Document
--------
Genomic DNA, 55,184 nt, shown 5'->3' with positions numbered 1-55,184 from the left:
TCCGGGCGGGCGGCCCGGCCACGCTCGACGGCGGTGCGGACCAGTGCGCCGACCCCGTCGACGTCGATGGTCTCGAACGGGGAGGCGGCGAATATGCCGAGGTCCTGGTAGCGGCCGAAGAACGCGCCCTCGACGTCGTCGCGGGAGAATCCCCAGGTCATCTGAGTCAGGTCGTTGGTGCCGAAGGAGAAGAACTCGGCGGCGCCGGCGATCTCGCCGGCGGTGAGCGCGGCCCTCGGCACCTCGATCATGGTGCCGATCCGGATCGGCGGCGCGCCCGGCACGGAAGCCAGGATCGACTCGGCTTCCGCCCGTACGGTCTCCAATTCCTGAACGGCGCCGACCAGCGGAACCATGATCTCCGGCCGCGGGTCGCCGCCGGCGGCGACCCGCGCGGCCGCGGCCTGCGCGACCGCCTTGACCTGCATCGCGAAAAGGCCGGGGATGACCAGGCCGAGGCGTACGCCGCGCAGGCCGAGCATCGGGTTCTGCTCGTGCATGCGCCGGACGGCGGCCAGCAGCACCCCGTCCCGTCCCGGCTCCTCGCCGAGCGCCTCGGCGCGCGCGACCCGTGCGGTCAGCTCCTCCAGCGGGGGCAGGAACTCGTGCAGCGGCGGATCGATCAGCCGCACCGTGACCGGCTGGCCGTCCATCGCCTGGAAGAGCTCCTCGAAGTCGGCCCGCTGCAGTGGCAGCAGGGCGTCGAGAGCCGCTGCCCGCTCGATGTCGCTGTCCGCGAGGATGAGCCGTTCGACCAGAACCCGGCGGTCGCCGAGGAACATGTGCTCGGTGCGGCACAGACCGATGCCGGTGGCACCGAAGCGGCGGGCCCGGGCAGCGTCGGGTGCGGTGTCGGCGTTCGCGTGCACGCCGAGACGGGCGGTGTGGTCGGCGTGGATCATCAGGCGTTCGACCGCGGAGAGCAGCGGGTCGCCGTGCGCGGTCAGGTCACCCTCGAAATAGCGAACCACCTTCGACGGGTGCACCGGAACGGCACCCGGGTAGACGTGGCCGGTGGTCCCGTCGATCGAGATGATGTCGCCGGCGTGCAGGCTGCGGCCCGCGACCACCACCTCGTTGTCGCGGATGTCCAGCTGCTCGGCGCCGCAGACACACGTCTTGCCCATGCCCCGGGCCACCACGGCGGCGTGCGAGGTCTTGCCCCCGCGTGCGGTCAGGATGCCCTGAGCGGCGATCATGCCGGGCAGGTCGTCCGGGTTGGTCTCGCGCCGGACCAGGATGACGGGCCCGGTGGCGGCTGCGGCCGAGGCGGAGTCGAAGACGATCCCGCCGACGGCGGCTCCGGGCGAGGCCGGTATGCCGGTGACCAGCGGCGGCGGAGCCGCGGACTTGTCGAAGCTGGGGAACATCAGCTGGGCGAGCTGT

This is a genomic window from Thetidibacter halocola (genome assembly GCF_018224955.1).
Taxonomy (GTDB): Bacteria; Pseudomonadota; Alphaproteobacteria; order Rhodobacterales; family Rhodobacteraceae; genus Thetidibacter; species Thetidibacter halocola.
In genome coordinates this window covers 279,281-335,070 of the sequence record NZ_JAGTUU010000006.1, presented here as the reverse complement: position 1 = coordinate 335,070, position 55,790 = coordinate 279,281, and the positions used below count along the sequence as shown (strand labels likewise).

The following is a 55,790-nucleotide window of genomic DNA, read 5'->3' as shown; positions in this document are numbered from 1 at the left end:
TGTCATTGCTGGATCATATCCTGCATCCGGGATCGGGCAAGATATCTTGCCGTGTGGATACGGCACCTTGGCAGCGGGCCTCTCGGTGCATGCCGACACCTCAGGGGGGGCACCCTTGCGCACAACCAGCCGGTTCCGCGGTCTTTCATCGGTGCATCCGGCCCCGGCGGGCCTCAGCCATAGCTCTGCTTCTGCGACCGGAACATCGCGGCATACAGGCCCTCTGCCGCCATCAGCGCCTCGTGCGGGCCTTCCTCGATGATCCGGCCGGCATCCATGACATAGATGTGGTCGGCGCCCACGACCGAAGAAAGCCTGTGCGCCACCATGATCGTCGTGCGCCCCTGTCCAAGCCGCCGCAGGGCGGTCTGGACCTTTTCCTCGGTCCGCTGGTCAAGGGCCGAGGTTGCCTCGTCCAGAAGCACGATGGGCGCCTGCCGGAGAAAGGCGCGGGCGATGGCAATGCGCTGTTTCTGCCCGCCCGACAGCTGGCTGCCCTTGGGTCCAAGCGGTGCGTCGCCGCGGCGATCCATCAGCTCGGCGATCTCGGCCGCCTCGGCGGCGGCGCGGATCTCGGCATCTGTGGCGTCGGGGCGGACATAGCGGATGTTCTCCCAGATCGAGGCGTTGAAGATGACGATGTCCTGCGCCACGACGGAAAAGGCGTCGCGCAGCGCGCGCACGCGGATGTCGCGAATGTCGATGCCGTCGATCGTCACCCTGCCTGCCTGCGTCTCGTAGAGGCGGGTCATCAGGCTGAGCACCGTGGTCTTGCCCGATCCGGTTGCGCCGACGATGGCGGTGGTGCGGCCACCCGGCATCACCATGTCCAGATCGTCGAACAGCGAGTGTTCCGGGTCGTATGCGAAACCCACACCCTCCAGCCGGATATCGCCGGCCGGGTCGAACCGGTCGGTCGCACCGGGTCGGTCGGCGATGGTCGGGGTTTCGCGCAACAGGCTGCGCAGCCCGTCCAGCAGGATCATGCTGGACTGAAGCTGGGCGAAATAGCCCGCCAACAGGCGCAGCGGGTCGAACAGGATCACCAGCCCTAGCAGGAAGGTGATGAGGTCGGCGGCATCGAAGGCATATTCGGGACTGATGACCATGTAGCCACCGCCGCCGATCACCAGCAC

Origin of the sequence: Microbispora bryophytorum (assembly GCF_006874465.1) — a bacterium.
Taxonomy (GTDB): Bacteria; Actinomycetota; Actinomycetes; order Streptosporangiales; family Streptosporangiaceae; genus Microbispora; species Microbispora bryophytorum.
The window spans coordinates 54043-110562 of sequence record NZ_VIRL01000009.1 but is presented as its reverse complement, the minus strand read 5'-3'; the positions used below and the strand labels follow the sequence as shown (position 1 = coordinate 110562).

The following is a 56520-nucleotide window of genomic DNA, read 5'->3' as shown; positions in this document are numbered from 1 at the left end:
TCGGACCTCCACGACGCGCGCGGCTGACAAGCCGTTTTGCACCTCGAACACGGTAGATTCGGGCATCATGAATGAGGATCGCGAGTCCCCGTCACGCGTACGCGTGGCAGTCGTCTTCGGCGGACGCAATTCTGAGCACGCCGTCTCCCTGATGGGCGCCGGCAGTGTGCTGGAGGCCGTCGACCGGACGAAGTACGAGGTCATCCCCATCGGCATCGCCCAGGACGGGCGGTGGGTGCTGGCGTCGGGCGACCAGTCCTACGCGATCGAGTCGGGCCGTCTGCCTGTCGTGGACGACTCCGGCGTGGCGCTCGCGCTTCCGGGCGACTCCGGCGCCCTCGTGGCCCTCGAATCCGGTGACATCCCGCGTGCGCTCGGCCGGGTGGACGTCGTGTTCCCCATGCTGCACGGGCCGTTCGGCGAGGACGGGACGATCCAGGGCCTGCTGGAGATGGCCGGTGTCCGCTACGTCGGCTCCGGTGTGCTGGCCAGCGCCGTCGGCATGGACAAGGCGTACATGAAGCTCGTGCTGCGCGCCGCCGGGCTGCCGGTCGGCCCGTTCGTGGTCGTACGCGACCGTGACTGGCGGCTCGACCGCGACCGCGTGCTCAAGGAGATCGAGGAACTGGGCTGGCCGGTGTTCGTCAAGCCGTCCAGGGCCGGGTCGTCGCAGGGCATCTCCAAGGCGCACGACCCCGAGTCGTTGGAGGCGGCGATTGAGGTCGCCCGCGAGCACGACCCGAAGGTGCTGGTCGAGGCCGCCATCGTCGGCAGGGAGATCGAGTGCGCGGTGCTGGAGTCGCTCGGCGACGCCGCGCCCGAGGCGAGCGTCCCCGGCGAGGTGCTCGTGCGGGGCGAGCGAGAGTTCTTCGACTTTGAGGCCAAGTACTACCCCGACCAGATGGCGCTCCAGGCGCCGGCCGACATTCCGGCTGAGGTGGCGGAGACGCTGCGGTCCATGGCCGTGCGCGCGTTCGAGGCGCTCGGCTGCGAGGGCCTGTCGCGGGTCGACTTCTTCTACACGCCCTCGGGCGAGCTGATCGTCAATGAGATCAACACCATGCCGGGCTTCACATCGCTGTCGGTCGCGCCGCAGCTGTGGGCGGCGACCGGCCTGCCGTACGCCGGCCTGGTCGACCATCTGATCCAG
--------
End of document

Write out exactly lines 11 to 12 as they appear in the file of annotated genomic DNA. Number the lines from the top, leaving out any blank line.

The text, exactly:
The following is a 56520-nucleotide window of genomic DNA, read 5'->3' as shown; positions in this document are numbered from 1 at the left end:
TCGGACCTCCACGACGCGCGCGGCTGACAAGCCGTTTTGCACCTCGAACACGGTAGATTCGGGCATCATGAATGAGGATCGCGAGTCCCCGTCACGCGTACGCGTGGCAGTCGTCTTCGGCGGACGCAATTCTGAGCACGCCGTCTCCCTGATGGGCGCCGGCAGTGTGCTGGAGGCCGTCGACCGGACGAAGTACGAGGTCATCCCCATCGGCATCGCCCAGGACGGGCGGTGGGTGCTGGCGTCGGGCGACCAGTCCTACGCGATCGAGTCGGGCCGTCTGCCTGTCGTGGACGACTCCGGCGTGGCGCTCGCGCTTCCGGGCGACTCCGGCGCCCTCGTGGCCCTCGAATCCGGTGACATCCCGCGTGCGCTCGGCCGGGTGGACGTCGTGTTCCCCATGCTGCACGGGCCGTTCGGCGAGGACGGGACGATCCAGGGCCTGCTGGAGATGGCCGGTGTCCGCTACGTCGGCTCCGGTGTGCTGGCCAGCGCCGTCGGCATGGACAAGGCGTACATGAAGCTCGTGCTGCGCGCCGCCGGGCTGCCGGTCGGCCCGTTCGTGGTCGTACGCGACCGTGACTGGCGGCTCGACCGCGACCGCGTGCTCAAGGAGATCGAGGAACTGGGCTGGCCGGTGTTCGTCAAGCCGTCCAGGGCCGGGTCGTCGCAGGGCATCTCCAAGGCGCACGACCCCGAGTCGTTGGAGGCGGCGATTGAGGTCGCCCGCGAGCACGACCCGAAGGTGCTGGTCGAGGCCGCCATCGTCGGCAGGGAGATCGAGTGCGCGGTGCTGGAGTCGCTCGGCGACGCCGCGCCCGAGGCGAGCGTCCCCGGCGAGGTGCTCGTGCGGGGCGAGCGAGAGTTCTTCGACTTTGAGGCCAAGTACTACCCCGACCAGATGGCGCTCCAGGCGCCGGCCGACATTCCGGCTGAGGTGGCGGAGACGCTGCGGTCCATGGCCGTGCGCGCGTTCGAGGCGCTCGGCTGCGAGGGCCTGTCGCGGGTCGACTTCTTCTACACGCCCTCGGGCGAGCTGATCGTCAATGAGATCAACACCATGCCGGGCTTCACATCGCTGTCGGTCGCGCCGCAGCTGTGGGCGGCGACCGGCCTGCCGTACGCCGGCCTGGTCGACCATCTGATCCAG